In a long and extraordinary career as captain, courier, privateer, real-estate agent, author, and informer, Barnaby Rich's principal achievement was the present volume—a collection of Elizabethan short stories despite its military title.
Unquestionably best sellers in Rich's own time, these tales continue to delight scholars, critics, and even casual readers today. One twentieth-century critic pronounces the Farewell "a landmark in Elizabethan short-story writing" and cites Rich's "romantic charm, gaiety and lightness of touch, good vivid dialogue, directness and ease." According to Henry Seidel Canby, Rich's "humor is of the gayest. . . . There is a suggestion of Chaucer about him, and not a little of the poet's merry humor." Yet the "stories themselves are diverse."
Certainly their charm and humor fetched Rich's contemporaries, who read out of existence all but one copy of the first edition and all but five of the subsequent three editions. Eight dramatists—including Shakespeare, Middleton, Shirley, and Marmion—immortalized several of the stories, however, by turning them into plays.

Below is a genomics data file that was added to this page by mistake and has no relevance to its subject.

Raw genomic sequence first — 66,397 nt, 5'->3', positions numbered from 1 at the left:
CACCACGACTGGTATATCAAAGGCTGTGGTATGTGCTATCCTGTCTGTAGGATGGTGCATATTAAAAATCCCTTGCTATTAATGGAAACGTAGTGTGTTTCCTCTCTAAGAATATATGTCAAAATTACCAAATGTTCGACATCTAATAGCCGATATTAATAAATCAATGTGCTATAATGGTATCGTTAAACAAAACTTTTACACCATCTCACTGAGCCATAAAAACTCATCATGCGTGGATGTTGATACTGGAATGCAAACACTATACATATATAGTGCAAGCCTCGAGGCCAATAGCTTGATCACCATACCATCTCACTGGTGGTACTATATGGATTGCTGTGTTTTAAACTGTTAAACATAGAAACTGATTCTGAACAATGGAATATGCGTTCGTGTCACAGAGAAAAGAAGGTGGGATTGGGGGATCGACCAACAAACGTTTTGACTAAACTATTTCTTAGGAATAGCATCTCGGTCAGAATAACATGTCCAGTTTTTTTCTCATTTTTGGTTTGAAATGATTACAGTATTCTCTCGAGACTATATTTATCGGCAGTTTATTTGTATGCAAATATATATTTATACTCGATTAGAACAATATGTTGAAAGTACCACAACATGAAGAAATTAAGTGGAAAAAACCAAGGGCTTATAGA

The present edition affords an opportunity to read Rich's tales in the form in which Elizabethans knew them. The text reproduced is that of the unique copy of the first edition, which appeared in 1581. The editor's scholarly, illuminating introduction and commentary display much of the liveliness, charm, and humor for which his subject was praised and in addition tell a great deal about the life and literature of that most fascinating of periods, the Age of Elizabeth I. Scholars will be especially interested in Cranfill's revelations of how an Elizabethan story maker operated, in the complex, checkered bibliographical history of the Farewell, and above all in the considerable use Shakespeare seems to have made of Rich's tales.
Thomas Mabry Cranfill (1913–1995) was Professor of English at the University of Texas at Austin.